In the UK, the current VAT threshold is £81,000 (as at 2015). This means that if you earn, or think you will earn this amount in any given year, you must register for VAT. Even if you are just half way through the year and you think you may go over this threshold at some point, you need to declare this, register for VAT and start charging the going rate on top of your current prices.
This can be tough for personal jobs that are not “business to business”.
In Spain, things are slightly different and when I was running a business there, you have to register for IVA (VAT) as soon as you start earning even €1 (circa 2007) so find out the regulations and rules in your country and abide by them.
If your country has a threshold and you think you plan to reach or fly past that threshold, remember that you will then have to start adding VAT to all your jobs such as portraits and weddings which may:
- Make it difficult to be competitive with your competition as you have to raise your prices or
- Mean you need to add VAT back into your current prices which reduces your profit
Something you need to think about and discuss with those in the know. The good side is that you can claim back any VAT on purchases made in that year which then reduces your VAT bill and helps to make up for any shortcomings.
This is something you can do yourself and even declare and pay your taxes online.
In the UK it is called self assessment but be sure that you know what you are doing as you could well end up paying too much tax in which case you could get a tax return (if you ever realise you have overpaid) or you could pay too little and one day get hit with a nasty bill and/or fine.
I would suggest that you use the services of an accountant or bookkeeper for the first year or two until you fully understand what you are doing, and what to account for and why.
Whatever you do, you should keep a daily or weekly schedule (spreadsheet) of your income and expenses so you can keep on top of things. In a previous life when I left college, I trained as an accountant for a year or so and remember being given carrier bags full of loose receipts and invoices from the person’s financial year which took ages to sort out…not nice.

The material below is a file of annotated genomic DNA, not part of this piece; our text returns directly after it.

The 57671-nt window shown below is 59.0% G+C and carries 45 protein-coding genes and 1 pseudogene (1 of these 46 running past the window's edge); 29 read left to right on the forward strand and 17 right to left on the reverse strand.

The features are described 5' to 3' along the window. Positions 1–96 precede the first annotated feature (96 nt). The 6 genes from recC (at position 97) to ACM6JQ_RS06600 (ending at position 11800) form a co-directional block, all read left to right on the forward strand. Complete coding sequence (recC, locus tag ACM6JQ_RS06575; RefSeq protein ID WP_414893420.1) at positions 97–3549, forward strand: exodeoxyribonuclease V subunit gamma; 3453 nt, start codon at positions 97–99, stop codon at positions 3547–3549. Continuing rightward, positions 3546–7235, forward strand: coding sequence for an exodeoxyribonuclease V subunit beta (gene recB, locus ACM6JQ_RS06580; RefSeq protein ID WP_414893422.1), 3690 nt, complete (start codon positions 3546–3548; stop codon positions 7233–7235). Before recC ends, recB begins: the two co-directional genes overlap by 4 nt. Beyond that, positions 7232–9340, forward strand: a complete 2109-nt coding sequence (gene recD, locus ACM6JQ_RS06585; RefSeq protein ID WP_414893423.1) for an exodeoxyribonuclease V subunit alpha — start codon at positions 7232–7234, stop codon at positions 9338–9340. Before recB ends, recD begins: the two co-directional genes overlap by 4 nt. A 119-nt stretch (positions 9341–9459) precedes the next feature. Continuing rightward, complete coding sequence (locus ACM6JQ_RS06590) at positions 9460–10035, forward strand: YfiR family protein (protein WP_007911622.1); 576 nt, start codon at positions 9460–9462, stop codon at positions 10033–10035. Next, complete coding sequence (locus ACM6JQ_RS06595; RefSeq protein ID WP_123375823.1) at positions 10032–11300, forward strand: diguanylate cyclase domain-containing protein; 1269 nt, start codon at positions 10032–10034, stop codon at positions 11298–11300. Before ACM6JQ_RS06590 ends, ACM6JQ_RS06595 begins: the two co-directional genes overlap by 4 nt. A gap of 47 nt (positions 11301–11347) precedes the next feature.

Get organised and have everything in its place, you will be glad you did when the time comes to do your annual accounts and tax returns.
It also helps you to keep track of where you stand with your finances so you know if you can afford that new lens or if you need to put the cash aside for tax.
Be prudent and a little conservative with your estimates, that way you shouldn’t get any nasty surprises. As I mentioned before, some photography businesses and online enterprises can have very few expenses once established so be aware of that and account for the possibility of more taxes being payable as you go on.
Open up a separate account to hold your projected taxes in.
Profitability and Overheads
It’s not just a case of going out, earning the money, banking it and repeating. What you want to be doing over time is reducing your overheads (in everything) and increasing your profits, simple right?
There are ways to do this but you need to think about where you want your business to be, I will use the UK as an example but you can use this model for your own country’s regulations.
If you are a sole trader in the UK, as I mentioned before, you need to keep your turnover below £81,000 if you want to avoid registering for VAT but you obviously want to increase your profits at the same time.
Note: There comes a point where you may want to expand your business and that takes some cunning planning because when you reach the VAT threshold things will change.
Let’s say you have a turnover of £60,000 and things are going well. As soon as you reach say, £81,000, you are then registered for VAT and you could well be earning less profit than when you were turning over £60,000.
This is where you need to establish where you want to be before moving ahead but we will come back to that.
So, you are staying below the threshold and earning £70,000-£80,000 per year (turnover) and want to increase your profits. If you were to increase your prices or take on more work, you are going to reach that £81,000 threshold and in comes the VAT man.
Probably the most obvious and effective way to increase profits, is to reduce your overheads.
Let’s take a wedding photographer grossing £60,000 per year as an example.